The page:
Legal commentator Michael Gerrard, executive director, Sabin Center for Climate Change Litigation, said in an NPR interview about Held v. Montana: "I thought this was one of the strongest decisions on climate change issued by any court anywhere...In every respect, the court agreed with the plaintiffs that fossil fuel combustion is the main cause of climate change and [that] climate change is having all kinds of terrible health and environmental impacts which will get worse unless we stop those emissions."
Gregory first met attorney Julia Olson in Oregon, in 2010, soon after she had founded Our Children’s Trust. He immediately saw the potential of her organization to contend with climate change through youth-led litigation and novel legal arguments. The organization also needed a trial lawyer with a proven record of success.
For the next few years, he worked pro bono for the organization while remaining a partner with the law firm Cotchett, Pitre & McCarthy. But then his first grandchild, Alice, was born in 2017, and he began to rethink his career.
“If you read all this climate stuff—well, as Kurt Vonnegut says, ‘The excrement is hitting the air conditioning,’” Gregory said. He worries about his small grandchildren’s future. (Now he has three: John Jr. and Lincoln, ages two and three and a half, along with Alice, who just turned six and a half. The halves are very important, he noted.)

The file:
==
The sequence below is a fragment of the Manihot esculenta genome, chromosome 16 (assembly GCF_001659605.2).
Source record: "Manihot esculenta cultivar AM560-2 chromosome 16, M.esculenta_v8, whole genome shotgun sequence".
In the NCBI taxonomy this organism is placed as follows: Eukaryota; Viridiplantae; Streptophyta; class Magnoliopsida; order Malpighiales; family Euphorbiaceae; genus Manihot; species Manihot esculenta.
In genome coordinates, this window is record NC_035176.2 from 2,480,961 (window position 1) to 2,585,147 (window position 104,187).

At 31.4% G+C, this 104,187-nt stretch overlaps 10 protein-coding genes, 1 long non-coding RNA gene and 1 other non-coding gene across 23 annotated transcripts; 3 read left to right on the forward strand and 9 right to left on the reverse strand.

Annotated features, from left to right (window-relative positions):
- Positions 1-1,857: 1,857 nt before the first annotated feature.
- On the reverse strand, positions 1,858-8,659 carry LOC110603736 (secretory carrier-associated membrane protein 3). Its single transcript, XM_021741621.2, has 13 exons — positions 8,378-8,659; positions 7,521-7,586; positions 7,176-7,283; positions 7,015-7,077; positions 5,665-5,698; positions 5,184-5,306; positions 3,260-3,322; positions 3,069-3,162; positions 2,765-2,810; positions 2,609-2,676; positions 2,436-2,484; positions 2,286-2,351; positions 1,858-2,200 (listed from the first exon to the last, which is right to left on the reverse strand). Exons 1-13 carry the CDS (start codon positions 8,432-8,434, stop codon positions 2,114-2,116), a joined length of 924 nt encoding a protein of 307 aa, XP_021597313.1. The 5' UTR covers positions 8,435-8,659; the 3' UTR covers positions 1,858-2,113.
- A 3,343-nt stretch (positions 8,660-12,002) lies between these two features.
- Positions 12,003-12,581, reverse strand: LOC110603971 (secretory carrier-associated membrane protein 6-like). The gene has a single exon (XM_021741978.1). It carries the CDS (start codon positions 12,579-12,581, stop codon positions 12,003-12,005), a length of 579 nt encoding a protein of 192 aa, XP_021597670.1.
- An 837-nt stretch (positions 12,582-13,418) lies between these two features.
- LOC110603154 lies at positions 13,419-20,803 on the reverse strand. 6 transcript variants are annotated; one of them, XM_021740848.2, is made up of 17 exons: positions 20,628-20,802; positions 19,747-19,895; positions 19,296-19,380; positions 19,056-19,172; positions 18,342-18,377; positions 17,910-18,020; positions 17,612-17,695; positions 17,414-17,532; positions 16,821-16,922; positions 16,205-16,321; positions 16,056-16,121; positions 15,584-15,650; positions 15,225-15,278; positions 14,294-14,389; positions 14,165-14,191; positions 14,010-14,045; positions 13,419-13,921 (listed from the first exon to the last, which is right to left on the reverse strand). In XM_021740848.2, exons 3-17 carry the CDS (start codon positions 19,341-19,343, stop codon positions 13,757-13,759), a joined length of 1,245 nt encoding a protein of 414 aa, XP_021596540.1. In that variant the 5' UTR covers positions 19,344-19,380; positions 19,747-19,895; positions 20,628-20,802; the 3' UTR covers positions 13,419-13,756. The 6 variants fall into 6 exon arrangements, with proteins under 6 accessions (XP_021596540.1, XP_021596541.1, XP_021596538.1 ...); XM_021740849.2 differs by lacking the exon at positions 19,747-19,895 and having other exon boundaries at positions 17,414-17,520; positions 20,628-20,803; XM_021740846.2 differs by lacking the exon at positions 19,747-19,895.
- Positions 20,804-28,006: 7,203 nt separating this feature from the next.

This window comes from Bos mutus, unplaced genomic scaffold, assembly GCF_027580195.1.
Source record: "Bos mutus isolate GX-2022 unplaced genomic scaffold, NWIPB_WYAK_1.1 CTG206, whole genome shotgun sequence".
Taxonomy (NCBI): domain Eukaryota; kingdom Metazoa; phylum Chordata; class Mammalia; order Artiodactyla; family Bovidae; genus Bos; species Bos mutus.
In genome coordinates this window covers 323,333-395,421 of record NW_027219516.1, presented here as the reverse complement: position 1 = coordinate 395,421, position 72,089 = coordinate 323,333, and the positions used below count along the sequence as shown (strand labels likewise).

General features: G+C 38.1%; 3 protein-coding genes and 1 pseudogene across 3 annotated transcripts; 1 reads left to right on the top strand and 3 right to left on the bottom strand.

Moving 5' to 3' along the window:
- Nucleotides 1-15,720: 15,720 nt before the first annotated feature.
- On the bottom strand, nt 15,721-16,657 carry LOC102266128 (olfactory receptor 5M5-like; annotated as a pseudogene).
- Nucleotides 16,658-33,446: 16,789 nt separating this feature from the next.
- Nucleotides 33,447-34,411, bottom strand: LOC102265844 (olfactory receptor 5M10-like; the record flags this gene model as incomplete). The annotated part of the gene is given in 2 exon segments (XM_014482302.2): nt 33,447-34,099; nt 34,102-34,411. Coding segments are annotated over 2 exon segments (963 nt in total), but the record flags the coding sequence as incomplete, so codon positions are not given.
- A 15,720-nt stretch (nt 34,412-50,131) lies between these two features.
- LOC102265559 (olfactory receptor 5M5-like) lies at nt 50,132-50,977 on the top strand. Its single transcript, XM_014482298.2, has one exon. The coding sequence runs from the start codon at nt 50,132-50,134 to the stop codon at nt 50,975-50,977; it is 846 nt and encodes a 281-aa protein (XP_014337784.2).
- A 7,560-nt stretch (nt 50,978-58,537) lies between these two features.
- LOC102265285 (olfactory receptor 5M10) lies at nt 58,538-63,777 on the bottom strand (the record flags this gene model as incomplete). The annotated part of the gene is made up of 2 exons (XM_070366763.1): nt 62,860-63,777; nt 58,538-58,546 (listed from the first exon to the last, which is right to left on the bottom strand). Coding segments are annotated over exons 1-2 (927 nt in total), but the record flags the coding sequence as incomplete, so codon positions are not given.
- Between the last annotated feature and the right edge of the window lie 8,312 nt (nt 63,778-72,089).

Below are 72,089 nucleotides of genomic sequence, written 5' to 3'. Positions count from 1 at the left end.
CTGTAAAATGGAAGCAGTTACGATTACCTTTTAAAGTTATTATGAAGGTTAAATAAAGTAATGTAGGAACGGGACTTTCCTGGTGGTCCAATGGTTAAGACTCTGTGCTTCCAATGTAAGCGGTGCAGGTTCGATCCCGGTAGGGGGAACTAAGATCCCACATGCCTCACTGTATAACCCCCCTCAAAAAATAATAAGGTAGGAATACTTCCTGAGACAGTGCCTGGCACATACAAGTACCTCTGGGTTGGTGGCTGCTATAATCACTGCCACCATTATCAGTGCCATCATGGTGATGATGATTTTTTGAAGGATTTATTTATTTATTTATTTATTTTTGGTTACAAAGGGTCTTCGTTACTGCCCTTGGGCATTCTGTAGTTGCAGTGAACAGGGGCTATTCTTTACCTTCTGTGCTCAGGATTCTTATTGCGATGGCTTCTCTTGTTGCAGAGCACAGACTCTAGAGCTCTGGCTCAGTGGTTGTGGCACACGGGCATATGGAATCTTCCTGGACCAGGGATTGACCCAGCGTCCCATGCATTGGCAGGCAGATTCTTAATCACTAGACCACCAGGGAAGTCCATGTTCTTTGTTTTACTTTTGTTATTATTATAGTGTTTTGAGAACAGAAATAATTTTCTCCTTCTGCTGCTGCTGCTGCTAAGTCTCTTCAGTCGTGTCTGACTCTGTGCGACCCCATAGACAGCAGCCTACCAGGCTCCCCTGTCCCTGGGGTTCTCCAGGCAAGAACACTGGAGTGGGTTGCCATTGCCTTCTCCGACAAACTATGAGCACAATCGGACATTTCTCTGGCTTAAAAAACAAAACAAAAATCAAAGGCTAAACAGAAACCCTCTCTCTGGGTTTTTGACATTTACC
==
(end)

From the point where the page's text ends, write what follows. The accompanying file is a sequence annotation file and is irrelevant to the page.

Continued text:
“Later on in life, when the climate wars have subsided, and Alice, or Lincoln, or John Jr. look at me and say, ‘Papa, what did you do during this time?’ I want to be able to say I was a guardian for them.” Gregory paused. “The Montana decision isn’t just about now; it’s about the future for our children and grandchildren.”
In February 2018, he left the law partnership to go out on his own and devote most of his time working for Our Children’s Trust, still on a pro bono basis. His focus at that time was the high-profile case Juliana v. United States, which asserts that federal government action is causing the climate crisis, damaging essential public trust resources, and violating the youngest generation’s constitutional rights to life, liberty, and property. While Juliana has hit some snags, it has recently found new life.
Going to trial was always the aim of Our Children's Trust, Gregory said. “First off, a lot of people out there, including judges, don’t understand the climate science and the repercussions of human activities attendant on fossil fuel emissions,” he explained. “A trial allows expert witnesses, like we had in the Held case, to take the time to walk through and present the climate science under oath. And defendants will have a hard time finding a credible climate scientist to get up there and deny human-caused climate change. Presenting the science is crucial.”
Still, in the thirteen years that Gregory and Our Children’s Trust have been grappling with governments over climate change, they've had to redirect their strategy to secure their recent win. “From the onset, our campaign has been trailblazing. Each legal action strategically builds upon a subsequent action and decision,” Gregory said. After coming up short with an argument based on a legal concept called the public trust doctrine, they regrouped in 2015.